A person’s overall physical health and well being is often dictated more so by the experiences of their past, than by their present. The health behavior choices we make and exposures we suffer can have a significant impact on our health later in life.
[Photo: Dr. Carmen D. Tekwe]
Dr. Carmen D. Tekwe, assistant professor with the Texas A&M Health Science Center School of Public Health, recently published a study detailing the development of a new statistical model in Statistics in Medicine. Using this model, she examined the effects of radiation exposure on cardio-metabolic risk factors associated with dyslipidemia, an abnormal amount of lipids (e.g. cholesterol and/or fat) in the blood. The study was based on data from the Adult Health Study cohort of survivors of the atomic bombings of Hiroshima and Nagasaki, Japan.
With this study, entitled “Multiple indicators, multiple causes measurement error (MIMIC ME) models”, Dr. Tekwe and her co-authors participated in an international collaboration of Japanese and American scientists and statisticians to extend a standard latent variable model known as the MIMIC model to study the effects of true radiation dose at exposure on triglyceride, HDL and LDL cholesterol levels in the blood. Their MIMIC ME model allowed adjustment for measurement error associated with the manner in which the amount of radiation exposure was determined.
“The calculations used to estimate the exact amount of radiation doses received by the survivors was based primarily on self-reported measures of distance and shielding at the time of exposure,” said Dr. Tekwe. “Therefore, they are prone to classical measurement error.”
In addition to typical measurement errors, this study adjusted for a second source of error known as Berkson error. This error occurred primarily due to all individuals sharing a common characteristic (i.e., close proximity) being assigned the radiation dose calculated for a hypothetical representative of their group, rather than individually estimated doses.
As a result, this study was the first to assess the impact of radiation dose on dyslipidemia among the survivors adjusting for both types of errors. Results indicated that radiation exposure increases cardio-metabolic risk.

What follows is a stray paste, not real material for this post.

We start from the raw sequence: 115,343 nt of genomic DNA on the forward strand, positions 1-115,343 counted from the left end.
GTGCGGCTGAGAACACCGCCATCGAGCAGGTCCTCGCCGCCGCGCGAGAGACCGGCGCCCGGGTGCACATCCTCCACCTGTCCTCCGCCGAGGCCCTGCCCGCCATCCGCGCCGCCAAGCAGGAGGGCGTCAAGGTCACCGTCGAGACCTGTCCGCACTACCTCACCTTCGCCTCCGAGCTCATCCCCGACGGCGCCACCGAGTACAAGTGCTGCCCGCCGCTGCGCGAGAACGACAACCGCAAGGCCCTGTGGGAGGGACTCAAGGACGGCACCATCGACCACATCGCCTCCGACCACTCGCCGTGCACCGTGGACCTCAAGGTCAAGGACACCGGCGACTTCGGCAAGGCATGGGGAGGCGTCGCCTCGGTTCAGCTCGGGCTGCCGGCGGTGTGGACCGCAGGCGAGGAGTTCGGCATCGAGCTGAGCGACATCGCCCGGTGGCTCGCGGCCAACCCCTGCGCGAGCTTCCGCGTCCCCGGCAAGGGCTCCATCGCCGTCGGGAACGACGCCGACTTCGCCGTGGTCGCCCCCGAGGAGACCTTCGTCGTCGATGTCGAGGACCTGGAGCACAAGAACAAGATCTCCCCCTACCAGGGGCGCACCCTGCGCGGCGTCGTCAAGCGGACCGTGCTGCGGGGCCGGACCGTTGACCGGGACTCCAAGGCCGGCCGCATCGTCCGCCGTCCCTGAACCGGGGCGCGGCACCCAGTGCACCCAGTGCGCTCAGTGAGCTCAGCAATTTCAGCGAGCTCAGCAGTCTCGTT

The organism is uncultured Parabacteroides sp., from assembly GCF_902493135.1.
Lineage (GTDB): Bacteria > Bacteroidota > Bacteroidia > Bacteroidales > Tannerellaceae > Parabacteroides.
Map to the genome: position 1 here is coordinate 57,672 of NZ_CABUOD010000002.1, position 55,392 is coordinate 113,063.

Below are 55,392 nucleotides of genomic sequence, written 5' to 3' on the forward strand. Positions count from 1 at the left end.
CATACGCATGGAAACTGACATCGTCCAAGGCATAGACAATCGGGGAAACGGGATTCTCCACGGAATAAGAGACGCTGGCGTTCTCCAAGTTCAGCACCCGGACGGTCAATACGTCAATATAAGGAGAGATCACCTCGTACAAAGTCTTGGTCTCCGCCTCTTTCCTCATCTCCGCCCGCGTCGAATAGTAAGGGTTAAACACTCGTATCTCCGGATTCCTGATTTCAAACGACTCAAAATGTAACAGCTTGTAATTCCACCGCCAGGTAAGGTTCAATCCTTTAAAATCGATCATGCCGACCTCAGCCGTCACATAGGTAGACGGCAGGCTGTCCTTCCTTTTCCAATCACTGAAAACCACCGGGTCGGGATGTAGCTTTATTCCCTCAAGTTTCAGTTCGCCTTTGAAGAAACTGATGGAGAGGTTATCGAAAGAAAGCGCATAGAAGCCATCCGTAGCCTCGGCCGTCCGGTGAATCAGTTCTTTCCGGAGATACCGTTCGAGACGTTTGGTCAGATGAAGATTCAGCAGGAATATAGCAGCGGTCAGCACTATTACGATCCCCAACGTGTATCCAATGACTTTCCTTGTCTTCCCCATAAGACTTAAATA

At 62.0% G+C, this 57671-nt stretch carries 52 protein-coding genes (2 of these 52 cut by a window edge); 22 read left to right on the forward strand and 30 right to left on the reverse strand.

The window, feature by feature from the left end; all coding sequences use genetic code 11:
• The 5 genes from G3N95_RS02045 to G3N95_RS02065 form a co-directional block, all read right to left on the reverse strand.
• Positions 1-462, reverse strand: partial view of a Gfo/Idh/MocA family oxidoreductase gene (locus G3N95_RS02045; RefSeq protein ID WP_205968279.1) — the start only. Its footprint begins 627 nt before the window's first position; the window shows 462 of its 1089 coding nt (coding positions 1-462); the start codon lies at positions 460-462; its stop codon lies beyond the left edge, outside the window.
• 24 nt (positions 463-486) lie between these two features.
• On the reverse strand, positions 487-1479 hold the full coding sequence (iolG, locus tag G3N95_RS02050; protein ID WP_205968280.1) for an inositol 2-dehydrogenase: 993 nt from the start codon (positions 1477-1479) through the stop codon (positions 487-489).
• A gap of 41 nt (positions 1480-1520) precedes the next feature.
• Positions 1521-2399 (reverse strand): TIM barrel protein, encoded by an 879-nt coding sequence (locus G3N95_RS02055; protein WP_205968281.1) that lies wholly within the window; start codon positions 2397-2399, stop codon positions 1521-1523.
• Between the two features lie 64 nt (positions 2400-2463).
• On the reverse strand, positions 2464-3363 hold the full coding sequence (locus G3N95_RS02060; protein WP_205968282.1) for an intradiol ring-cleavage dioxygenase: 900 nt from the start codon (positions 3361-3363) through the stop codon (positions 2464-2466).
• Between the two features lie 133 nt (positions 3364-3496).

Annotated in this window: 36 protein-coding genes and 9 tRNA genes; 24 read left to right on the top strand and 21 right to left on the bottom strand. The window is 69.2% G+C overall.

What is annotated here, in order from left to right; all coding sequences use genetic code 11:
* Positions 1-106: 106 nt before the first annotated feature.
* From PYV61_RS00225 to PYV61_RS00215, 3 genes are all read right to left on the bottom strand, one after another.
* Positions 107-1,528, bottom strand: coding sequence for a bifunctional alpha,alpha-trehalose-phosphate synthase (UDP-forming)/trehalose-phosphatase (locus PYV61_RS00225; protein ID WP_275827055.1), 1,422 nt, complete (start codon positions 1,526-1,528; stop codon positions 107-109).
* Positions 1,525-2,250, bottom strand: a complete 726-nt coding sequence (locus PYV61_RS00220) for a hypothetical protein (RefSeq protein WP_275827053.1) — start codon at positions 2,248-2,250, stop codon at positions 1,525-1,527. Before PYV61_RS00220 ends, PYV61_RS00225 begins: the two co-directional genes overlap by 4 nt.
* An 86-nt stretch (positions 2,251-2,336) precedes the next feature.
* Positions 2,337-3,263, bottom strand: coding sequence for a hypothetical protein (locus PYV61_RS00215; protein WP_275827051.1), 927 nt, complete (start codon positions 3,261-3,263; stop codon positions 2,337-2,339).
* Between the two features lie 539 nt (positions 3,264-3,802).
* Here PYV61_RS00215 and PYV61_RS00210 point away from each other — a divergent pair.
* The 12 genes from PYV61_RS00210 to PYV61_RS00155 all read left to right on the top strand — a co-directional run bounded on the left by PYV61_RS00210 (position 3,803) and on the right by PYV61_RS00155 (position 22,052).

According to Dr. Tekwe, failure to properly account for measurement error(s) in assessing the impact of an exposure agent on various health outcomes such as dyslipidemia or cancer can lead to either under- or over-estimation of true effects, depending on the presence or absence of measurement error. MIMIC ME model analysis provides corrections for both types of errors and thus, an unbiased estimate of the effect of exposure.
“In order to make recommendations to appropriate regulatory or public health agencies on the effects of exposure to a particular environmental agent on the public, it is essential that the exposure to the environmental agent be approximated as reliably as possible and that analysis methods such as the MIMIC ME model be employed when errors remain. ”
This method has the potential to be applied to a wide array of fields such as cancer prevention, tobacco exposure, and behavioral health patterns research. With the help of this model researchers will not only improve study protocol and reliability, but also enhance the ability to accurately target preventative patient care.
Additional authors are Dr. Randy Carter of the University of Buffalo in New York, Dr. Harry Cullings of the Radiation Effects Research Foundation in Hiroshima, Japan, and Dr. Raymond Carroll of Texas A&M University.